Insta-sham: How aiming for professional pages stifles authenticity


In the spirit of summer, my Instagram timeline has been filled with pictures of people lounging by the pool or on the beach, traveling around exciting and exotic locations all over the world and dining on what seemed like delectable food. 

But, after going out to take on the summer with friends, I realized how performative the quintessential experiences that are meant to shape and define our youth have become in the pursuit of a perfect social media feed. 

Photography as an art form seeks to inspire people by authentically portraying life, but therein lies “the lie of photography.” After all, social media is a carefully curated highlight reel of people’s lives. 

Scouting out locations and experiences for Instagram is very normal for the influencer-inspired generation of today. But now, taking pictures — rather than having meaningful conversations or just plain and simple fun — consumes many people’s focus when out and about. 

Often, we feel overly self-conscious, and the need to take hundreds of pictures takes over. We hope to find “the one” that will finally make it to our feeds. You may find yourself impatiently waiting to dive into some grub when you’re out, but then someone chirps: “Instagram eats first!” 

We itch to grab our phones to take amazing pictures of sunsets, neon signs, bodies of water, cute animals and cityscapes. But in the process, we may just forget how and why we enjoyed those little joys in the first place.

Concert stadiums and arenas are illuminated by phones raised to the sky. Nowadays, a lot of concert-goers document musical moments for Snapchat rather than for themselves. More often than not, people look into their screens rather than to the stage, recording entire sets only to never watch those personal videos again. The fear of missing out has shifted from wanting to see your favorite band, to wanting to be sure that everyone knows you’re seeing your favorite band.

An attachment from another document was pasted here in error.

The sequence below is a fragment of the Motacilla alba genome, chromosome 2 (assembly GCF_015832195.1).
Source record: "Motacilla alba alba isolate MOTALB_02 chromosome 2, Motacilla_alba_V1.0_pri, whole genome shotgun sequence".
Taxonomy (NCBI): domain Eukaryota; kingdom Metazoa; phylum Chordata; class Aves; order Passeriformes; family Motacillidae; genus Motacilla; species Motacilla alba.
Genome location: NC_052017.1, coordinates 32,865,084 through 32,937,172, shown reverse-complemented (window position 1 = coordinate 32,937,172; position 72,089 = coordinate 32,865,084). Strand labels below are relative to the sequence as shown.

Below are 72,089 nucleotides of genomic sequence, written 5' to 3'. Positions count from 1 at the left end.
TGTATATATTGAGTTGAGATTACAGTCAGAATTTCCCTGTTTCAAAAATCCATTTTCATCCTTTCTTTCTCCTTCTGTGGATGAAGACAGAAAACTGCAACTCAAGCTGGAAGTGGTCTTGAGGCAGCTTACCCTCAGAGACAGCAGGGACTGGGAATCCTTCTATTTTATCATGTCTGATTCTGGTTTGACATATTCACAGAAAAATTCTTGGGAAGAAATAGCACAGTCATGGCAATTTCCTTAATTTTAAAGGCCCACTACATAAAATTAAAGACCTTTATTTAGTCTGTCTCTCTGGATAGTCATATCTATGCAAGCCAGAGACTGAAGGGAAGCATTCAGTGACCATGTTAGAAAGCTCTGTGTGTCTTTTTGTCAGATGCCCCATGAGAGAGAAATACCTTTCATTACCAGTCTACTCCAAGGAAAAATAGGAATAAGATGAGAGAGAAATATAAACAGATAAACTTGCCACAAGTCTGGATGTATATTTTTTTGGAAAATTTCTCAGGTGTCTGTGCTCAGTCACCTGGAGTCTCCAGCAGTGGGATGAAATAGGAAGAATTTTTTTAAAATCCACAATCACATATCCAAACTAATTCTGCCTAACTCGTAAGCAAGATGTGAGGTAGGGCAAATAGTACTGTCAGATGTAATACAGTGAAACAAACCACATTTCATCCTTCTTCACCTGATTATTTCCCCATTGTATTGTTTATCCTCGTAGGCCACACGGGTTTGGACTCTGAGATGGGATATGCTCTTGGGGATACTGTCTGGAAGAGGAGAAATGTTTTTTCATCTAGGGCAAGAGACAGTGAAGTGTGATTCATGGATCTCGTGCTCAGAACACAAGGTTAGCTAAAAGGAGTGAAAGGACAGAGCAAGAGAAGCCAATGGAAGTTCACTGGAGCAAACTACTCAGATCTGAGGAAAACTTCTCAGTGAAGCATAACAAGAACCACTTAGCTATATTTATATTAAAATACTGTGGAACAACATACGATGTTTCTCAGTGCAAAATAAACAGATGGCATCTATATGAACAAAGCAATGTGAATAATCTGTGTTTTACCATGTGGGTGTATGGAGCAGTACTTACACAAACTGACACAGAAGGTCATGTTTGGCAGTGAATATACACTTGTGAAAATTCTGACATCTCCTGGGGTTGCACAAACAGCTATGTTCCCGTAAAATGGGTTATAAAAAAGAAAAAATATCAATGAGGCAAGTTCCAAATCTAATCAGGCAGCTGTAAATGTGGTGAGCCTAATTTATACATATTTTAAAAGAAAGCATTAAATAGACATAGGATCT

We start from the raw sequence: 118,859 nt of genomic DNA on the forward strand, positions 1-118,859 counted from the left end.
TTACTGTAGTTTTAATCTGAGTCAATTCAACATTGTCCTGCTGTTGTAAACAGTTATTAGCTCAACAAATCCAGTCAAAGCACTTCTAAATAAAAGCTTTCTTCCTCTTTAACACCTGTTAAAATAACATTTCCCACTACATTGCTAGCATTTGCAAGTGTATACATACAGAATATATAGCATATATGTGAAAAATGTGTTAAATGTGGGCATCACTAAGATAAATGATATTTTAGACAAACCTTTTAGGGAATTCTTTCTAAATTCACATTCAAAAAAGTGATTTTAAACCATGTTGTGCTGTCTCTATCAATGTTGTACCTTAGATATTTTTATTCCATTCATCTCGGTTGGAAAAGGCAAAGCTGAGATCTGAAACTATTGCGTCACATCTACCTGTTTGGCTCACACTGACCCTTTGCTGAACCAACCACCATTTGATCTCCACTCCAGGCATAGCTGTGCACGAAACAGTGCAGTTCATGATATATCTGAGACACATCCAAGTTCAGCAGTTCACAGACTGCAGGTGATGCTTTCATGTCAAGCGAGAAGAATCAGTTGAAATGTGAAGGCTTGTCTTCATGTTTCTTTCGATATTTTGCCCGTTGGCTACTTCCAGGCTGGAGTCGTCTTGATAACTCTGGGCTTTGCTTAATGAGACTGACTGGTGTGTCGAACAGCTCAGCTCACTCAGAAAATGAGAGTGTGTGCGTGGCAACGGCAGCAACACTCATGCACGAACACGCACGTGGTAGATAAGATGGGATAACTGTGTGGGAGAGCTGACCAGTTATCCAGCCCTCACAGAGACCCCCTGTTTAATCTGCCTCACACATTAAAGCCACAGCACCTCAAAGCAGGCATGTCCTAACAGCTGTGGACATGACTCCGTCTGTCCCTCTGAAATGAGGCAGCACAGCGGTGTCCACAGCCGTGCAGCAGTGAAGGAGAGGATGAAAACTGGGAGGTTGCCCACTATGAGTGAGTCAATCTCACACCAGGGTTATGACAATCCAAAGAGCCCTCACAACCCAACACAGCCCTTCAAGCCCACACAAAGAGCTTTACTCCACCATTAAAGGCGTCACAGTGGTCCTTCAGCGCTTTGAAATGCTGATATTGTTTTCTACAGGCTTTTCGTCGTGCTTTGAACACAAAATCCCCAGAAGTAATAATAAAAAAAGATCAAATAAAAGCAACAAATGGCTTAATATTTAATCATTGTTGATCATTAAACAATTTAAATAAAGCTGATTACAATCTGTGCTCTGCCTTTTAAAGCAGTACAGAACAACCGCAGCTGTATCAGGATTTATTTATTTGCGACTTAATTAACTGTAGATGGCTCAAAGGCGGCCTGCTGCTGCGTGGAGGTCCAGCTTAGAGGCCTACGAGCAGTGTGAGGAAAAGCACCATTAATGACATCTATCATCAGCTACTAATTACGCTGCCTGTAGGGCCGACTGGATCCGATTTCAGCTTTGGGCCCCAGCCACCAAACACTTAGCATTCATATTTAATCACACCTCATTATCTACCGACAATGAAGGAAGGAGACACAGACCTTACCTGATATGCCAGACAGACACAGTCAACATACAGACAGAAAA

A lot of us spend more time trying to learn the perfect angles and poses for pictures, rather than soaking in the energy of different environments we inhabit. Don’t get me wrong, I love Instagram, photography and recording precious visual memories to keep for eternity. 

But, it's disheartening to see that a growing number of people today opt to visit certain places or partake in certain experiences for the validation of likes and comments. Being present at a single place and time has become ever so difficult in an age of constant distraction, real and online.

On trips to museums, I often see the same strange thing happening in every gallery, such as people undermining celebrated works of art by posing in front of them for an aesthetically pleasing snapshot, then promptly walking away. For instance, the steps of the Metropolitan Museum of Art are a landmark in New York City for “Gossip Girl” enthusiasts. In the name of Blair Waldorf, some people sit on the steps to have their “XOXO, Gossip Girl” moment and subsequently leave without wandering inside one of the world’s greatest museums.  

Interestingly, Instagram hotspots like the Museum of Selfies in Hollywood and the Museum of Illusions in New York have capitalized on this recent phenomenon and embedded social media into their visitors’ experiences.

Recently, the rise of “fake” Instagrams, or finstas, have given young people a chance to be “real” and quirky on social media. But Gillian Dauer, a School of Arts and Sciences sophomore, noticed that this effort has been somewhat counterproductive in depicting reality. 

“Finstas emerged as a place to put someone’s ‘real’ self online, making their real Instagram even more performative. Yet they’re still performing, trying to appear funnier or more creative on their finsta,” Dauer said.

Amber Trotman, a School of Arts and Sciences sophomore, believes that taking pictures for social media equates to making a performative, but emblematic record of any human experience. 

“You’re more focused on trying to get the perfect picture rather than soaking up what’s going on around you. But now, you also have a permanent reminder of what happened at that particular moment in your life,” Trotman said.

One can find a balance between living in the moment and having a visually stunning Instagram. Social media pictures should be personalized and about sharing life experiences with friends and family, not just a mode of self-promotion or a marketing tool. 

It’s a matter of embracing and controlling social media’s influence over us, rather than succumbing to it. 


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